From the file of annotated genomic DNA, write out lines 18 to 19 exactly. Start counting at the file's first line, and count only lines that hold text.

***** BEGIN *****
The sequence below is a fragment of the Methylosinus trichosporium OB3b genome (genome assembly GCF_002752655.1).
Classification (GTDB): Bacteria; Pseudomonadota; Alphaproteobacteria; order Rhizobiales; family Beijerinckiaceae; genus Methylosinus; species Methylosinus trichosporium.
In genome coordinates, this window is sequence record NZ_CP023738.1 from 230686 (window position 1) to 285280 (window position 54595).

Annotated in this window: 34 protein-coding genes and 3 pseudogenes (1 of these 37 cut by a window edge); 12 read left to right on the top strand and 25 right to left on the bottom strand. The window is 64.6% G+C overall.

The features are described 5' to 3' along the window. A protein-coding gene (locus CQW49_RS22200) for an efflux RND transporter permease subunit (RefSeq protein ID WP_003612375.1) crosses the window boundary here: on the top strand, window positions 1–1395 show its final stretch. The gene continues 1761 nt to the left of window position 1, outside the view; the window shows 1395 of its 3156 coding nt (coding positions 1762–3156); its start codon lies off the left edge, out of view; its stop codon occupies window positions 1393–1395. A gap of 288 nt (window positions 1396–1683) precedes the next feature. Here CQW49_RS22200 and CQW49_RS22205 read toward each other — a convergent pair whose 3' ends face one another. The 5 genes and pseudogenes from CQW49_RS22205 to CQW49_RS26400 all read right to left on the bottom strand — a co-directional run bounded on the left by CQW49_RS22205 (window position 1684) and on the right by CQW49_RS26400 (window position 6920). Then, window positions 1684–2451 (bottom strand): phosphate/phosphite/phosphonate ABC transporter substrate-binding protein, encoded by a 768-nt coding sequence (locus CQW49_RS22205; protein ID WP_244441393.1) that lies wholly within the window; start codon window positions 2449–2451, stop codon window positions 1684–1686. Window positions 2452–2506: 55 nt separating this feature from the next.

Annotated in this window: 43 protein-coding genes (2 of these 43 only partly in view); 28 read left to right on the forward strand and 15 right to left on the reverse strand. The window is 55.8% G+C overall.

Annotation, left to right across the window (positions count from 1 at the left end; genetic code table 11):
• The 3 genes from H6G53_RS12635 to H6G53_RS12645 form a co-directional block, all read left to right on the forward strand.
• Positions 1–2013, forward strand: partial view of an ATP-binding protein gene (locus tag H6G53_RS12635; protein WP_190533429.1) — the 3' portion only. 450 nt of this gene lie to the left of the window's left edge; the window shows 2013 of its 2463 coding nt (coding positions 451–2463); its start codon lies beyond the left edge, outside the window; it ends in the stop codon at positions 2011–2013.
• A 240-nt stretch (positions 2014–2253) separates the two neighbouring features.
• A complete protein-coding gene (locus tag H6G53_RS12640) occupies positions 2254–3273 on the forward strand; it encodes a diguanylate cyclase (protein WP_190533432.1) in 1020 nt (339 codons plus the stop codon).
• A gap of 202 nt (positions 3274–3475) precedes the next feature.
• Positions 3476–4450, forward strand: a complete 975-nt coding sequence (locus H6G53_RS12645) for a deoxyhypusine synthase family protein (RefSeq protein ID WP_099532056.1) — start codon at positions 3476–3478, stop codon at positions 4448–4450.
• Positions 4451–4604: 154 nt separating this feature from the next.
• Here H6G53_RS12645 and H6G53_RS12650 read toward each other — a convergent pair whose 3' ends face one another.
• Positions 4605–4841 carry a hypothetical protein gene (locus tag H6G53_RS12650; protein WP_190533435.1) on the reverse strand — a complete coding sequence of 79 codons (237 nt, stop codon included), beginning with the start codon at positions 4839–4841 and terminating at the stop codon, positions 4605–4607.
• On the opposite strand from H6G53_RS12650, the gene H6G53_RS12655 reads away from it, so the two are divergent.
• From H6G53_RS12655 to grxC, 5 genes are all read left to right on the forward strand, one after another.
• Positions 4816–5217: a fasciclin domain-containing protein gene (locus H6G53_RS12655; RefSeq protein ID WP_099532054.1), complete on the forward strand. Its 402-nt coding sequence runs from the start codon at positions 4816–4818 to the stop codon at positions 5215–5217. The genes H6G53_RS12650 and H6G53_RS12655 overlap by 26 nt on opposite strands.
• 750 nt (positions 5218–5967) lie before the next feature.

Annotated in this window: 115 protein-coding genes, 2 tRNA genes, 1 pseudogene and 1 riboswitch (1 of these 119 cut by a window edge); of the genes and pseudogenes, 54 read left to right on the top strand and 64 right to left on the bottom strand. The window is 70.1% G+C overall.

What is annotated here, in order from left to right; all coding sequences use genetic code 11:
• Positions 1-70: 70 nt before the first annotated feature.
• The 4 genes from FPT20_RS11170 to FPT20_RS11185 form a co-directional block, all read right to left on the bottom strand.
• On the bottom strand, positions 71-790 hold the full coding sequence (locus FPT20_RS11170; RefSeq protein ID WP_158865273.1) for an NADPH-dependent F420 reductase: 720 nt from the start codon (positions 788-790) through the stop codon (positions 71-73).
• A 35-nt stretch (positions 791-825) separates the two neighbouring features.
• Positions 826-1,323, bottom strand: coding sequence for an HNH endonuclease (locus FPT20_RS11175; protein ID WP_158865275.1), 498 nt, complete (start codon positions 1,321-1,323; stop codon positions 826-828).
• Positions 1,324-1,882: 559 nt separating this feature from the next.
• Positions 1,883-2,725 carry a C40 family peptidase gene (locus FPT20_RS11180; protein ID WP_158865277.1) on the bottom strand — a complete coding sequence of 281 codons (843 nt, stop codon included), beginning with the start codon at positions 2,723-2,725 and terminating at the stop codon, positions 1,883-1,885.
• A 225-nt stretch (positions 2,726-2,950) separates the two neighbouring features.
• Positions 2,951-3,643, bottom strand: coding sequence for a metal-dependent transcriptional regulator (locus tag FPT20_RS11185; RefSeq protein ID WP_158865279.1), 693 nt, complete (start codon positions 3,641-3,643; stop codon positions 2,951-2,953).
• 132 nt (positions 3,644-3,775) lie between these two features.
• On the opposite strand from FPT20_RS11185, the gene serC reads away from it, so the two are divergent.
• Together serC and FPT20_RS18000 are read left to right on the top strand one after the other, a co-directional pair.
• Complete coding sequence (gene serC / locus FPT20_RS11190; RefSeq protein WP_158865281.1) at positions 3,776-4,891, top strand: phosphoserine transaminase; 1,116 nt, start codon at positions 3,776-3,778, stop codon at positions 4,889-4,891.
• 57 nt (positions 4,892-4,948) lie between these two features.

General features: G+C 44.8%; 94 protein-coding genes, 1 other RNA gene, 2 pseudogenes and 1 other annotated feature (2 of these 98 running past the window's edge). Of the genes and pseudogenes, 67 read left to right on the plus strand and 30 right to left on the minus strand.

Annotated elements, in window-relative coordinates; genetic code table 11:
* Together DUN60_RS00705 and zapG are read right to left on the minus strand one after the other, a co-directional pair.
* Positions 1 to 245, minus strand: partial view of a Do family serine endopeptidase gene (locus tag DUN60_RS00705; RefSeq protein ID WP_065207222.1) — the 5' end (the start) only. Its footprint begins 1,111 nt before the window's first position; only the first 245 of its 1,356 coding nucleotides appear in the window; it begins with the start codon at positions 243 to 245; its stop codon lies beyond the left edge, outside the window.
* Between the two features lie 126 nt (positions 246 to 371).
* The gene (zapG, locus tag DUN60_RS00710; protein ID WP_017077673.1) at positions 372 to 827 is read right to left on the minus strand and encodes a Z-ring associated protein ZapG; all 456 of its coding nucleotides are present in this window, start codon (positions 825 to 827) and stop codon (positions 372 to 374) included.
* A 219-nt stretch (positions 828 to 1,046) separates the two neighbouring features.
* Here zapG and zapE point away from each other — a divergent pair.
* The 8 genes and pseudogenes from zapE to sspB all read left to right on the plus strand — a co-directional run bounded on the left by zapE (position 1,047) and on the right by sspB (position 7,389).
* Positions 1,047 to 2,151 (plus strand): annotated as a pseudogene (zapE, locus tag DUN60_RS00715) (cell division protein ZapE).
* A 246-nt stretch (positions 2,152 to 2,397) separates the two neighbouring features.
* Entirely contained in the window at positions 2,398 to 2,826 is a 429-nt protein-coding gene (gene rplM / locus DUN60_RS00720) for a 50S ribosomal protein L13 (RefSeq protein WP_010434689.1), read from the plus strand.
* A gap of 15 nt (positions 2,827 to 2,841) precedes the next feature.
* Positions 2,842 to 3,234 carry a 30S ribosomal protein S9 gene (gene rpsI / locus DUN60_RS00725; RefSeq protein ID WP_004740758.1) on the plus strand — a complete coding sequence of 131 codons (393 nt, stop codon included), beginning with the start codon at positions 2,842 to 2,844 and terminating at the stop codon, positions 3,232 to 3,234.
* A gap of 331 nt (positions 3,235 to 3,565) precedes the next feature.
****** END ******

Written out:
• From H6G53_RS12655 to grxC, 5 genes are all read left to right on the forward strand, one after another.
• Positions 4816–5217: a fasciclin domain-containing protein gene (locus H6G53_RS12655; RefSeq protein ID WP_099532054.1), complete on the forward strand. Its 402-nt coding sequence runs from the start codon at positions 4816–4818 to the stop codon at positions 5215–5217. The genes H6G53_RS12650 and H6G53_RS12655 overlap by 26 nt on opposite strands.